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  1. Blogging in the Physics Classroom Gintaras K. Duda & Katherine Garrett

  2. The “Hidden Curriculum” • We’d like our students to leave “liking” physics. • But it goes beyond this! • To use a JITT phrase, we want students to see what physics is “good-for”

  3. What do Students Learn in Introductory Physics? • What students do well: • Memorize formulae • Learn problem solving techniques which they regurgitate on exams • Solve simple problems which have limited applicability in the real world • What they don’t get: • A richer understanding of physics.

  4. From the MPEX Survey • MPEX1 survey probes “student attitudes, beliefs, and assumptions about physics” • ``In all cases, the result of instruction on the overall survey was an increase in unfavorable responses and a decrease in favorable responses ... Thus instruction produced an average deterioration rather than an improvement of student expectations." 1E. Redish, J. Saul, and R. Steinberg, “Student expectations in introductory physics," Am. J. Phys. 66, 212-224 (1998).

  5. Attitude II Survey • Zeilik et al.: devised an active-learning approach to introductory astronomy at University of New Mexico • Found “little change over each semester in students’ mildly positive incoming attitudes about astronomy and science.”

  6. The CLASS1 Survey • A relatively new instrument designed to measure student attitudes in introductory physics courses over a wide range of categories such as personal interest, real world connections and sense making • They found: “… most teaching practices cause substantial drops in student scores” 1W. Adams et al., ``New instrument for measuring student beliefs about physics and learning physics: The Colorado Learning Attitudes about Science Survey," Phys. Rev. ST Phys. Educ. Res. 2, 010101 (2006).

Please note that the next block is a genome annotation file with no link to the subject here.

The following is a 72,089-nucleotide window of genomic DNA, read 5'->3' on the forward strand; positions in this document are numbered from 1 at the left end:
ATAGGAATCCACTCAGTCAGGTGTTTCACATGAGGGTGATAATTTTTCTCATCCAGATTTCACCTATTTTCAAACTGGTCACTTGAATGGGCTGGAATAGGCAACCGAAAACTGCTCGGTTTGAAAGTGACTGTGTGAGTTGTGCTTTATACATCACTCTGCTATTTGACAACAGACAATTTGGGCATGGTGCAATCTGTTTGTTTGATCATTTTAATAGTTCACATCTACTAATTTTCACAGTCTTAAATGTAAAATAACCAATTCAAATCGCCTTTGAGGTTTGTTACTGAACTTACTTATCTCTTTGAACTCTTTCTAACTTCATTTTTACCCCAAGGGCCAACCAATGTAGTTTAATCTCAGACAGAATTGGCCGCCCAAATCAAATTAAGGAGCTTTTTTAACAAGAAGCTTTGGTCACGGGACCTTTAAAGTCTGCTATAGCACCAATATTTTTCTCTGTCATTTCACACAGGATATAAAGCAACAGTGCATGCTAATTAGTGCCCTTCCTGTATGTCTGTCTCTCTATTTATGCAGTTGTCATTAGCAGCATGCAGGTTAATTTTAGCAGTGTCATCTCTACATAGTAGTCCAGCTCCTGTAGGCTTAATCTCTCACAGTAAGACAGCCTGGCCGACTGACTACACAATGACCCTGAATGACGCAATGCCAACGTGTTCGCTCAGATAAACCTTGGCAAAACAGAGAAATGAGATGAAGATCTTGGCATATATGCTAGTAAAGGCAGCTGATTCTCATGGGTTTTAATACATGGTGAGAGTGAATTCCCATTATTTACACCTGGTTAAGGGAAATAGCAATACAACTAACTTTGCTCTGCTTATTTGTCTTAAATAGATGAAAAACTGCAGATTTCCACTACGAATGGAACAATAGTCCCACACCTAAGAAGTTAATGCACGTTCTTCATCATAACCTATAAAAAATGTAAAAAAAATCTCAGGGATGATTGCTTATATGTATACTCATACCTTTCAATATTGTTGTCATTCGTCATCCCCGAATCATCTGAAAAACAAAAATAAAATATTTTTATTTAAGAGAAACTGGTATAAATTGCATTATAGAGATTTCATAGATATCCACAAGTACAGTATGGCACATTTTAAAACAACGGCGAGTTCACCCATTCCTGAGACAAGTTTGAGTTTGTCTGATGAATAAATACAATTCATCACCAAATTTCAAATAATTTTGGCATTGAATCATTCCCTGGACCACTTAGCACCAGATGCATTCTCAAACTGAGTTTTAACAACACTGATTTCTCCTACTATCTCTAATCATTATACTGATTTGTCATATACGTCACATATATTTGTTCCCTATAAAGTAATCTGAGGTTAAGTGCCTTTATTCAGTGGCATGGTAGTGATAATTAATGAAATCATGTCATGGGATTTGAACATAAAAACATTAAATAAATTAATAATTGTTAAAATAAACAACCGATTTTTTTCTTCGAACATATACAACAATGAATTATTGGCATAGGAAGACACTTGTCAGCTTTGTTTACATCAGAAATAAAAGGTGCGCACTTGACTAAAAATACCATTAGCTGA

7. Is Physics Unique? • Other disciplines have begun worrying about student attitudes • CLASS instrument was modified and used in an intro chemistry course: • ``results indicated that shifts after instruction were similar to, if not worse than, in physics in moving in the unfavorable direction“ • UNIVERSAL PROBLEM!

  8. The Problem • Students come out of introductory physics courses less interested in the subject than when they started. • Students see physics as a random assortment of facts and equations. • Students have only a vague idea how the physics they learn relates to the world around them. • Students don’t come away understanding how physics is used in the real world or how it’s practiced as a science.

  9. Why Worry about Attitude? • Educational research has shown learning is intrinsically linked with student attitude and expectations. • See for example: • A. Schoenfeld • T. Koballa and F. Crawley

  10. The Solution? • A course blog for introductory physics at Creighton University. • The blog would: • Give real world examples of physics • Relate the classroom to the outside world • Show how physics principles relate to other disciplines • Show what’s interesting about physics

  11. Why a Blog? • New technology which appeals to students • Ferdig and Trammel have some good stuff to say • Using blogs in a different educational setting, Brownstein and Klein report • Blogs appear to be a powerful tool to help begin addressing the “hidden curriculum”

  12. Our Question • Can a course blog in a general physics class in which real world examples of physics are provided to students stop or at least ameliorate the deterioration in attitude after instruction as measured by the MPEX, CLASS, and Attitude II instruments?

  13. The Blog: CU General Physics I

  14. Why Blogger? It’s free and easy to use. No campus support issues. www.blogger.com

  15. Posts are compiled and can be edited or deleted as wished.

  16. Student comments were collected by using haloscan. Free and superior to blogger’s comments.

  17. Blog Posts by Subject Area